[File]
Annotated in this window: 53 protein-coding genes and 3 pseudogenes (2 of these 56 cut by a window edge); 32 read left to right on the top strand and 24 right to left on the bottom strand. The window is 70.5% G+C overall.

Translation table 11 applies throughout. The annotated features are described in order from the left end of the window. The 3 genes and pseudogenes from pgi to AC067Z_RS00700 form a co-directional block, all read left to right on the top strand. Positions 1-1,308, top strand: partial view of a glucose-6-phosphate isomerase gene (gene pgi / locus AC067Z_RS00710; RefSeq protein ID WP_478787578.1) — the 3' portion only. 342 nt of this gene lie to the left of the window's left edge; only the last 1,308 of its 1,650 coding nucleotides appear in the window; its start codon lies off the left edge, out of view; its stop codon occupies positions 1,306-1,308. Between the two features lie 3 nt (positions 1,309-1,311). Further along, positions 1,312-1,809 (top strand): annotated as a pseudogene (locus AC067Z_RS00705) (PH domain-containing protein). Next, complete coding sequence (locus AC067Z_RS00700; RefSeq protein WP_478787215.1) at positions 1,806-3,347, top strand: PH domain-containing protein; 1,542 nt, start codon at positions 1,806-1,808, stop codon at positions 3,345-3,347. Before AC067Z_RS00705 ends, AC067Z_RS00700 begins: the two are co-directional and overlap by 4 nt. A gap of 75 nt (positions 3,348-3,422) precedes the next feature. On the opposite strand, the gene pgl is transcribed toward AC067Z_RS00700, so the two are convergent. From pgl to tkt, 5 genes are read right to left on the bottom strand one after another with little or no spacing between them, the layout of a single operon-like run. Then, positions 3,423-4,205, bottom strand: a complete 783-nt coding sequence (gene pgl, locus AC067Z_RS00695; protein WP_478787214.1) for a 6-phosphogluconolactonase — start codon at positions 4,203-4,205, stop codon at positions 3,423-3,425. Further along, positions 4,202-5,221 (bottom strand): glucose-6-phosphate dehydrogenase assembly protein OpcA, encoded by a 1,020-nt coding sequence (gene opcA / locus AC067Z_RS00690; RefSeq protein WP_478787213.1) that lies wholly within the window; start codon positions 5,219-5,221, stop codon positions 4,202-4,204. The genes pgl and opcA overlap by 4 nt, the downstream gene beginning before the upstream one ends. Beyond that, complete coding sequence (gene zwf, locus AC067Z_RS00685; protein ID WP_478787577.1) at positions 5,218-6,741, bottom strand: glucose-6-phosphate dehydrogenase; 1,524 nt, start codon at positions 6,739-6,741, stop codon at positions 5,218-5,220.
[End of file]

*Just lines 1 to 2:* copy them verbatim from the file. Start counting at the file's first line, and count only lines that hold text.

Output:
Annotated in this window: 53 protein-coding genes and 3 pseudogenes (2 of these 56 cut by a window edge); 32 read left to right on the top strand and 24 right to left on the bottom strand. The window is 70.5% G+C overall.

Translation table 11 applies throughout. The annotated features are described in order from the left end of the window. The 3 genes and pseudogenes from pgi to AC067Z_RS00700 form a co-directional block, all read left to right on the top strand. Positions 1-1,308, top strand: partial view of a glucose-6-phosphate isomerase gene (gene pgi / locus AC067Z_RS00710; RefSeq protein ID WP_478787578.1) — the 3' portion only. 342 nt of this gene lie to the left of the window's left edge; only the last 1,308 of its 1,650 coding nucleotides appear in the window; its start codon lies off the left edge, out of view; its stop codon occupies positions 1,306-1,308. Between the two features lie 3 nt (positions 1,309-1,311). Further along, positions 1,312-1,809 (top strand): annotated as a pseudogene (locus AC067Z_RS00705) (PH domain-containing protein). Next, complete coding sequence (locus AC067Z_RS00700; RefSeq protein WP_478787215.1) at positions 1,806-3,347, top strand: PH domain-containing protein; 1,542 nt, start codon at positions 1,806-1,808, stop codon at positions 3,345-3,347. Before AC067Z_RS00705 ends, AC067Z_RS00700 begins: the two are co-directional and overlap by 4 nt. A gap of 75 nt (positions 3,348-3,422) precedes the next feature. On the opposite strand, the gene pgl is transcribed toward AC067Z_RS00700, so the two are convergent. From pgl to tkt, 5 genes are read right to left on the bottom strand one after another with little or no spacing between them, the layout of a single operon-like run. Then, positions 3,423-4,205, bottom strand: a complete 783-nt coding sequence (gene pgl, locus AC067Z_RS00695; protein WP_478787214.1) for a 6-phosphogluconolactonase — start codon at positions 4,203-4,205, stop codon at positions 3,423-3,425. Further along, positions 4,202-5,221 (bottom strand): glucose-6-phosphate dehydrogenase assembly protein OpcA, encoded by a 1,020-nt coding sequence (gene opcA / locus AC067Z_RS00690; RefSeq protein WP_478787213.1) that lies wholly within the window; start codon positions 5,219-5,221, stop codon positions 4,202-4,204. The genes pgl and opcA overlap by 4 nt, the downstream gene beginning before the upstream one ends. Beyond that, complete coding sequence (gene zwf, locus AC067Z_RS00685; protein ID WP_478787577.1) at positions 5,218-6,741, bottom strand: glucose-6-phosphate dehydrogenase; 1,524 nt, start codon at positions 6,739-6,741, stop codon at positions 5,218-5,220.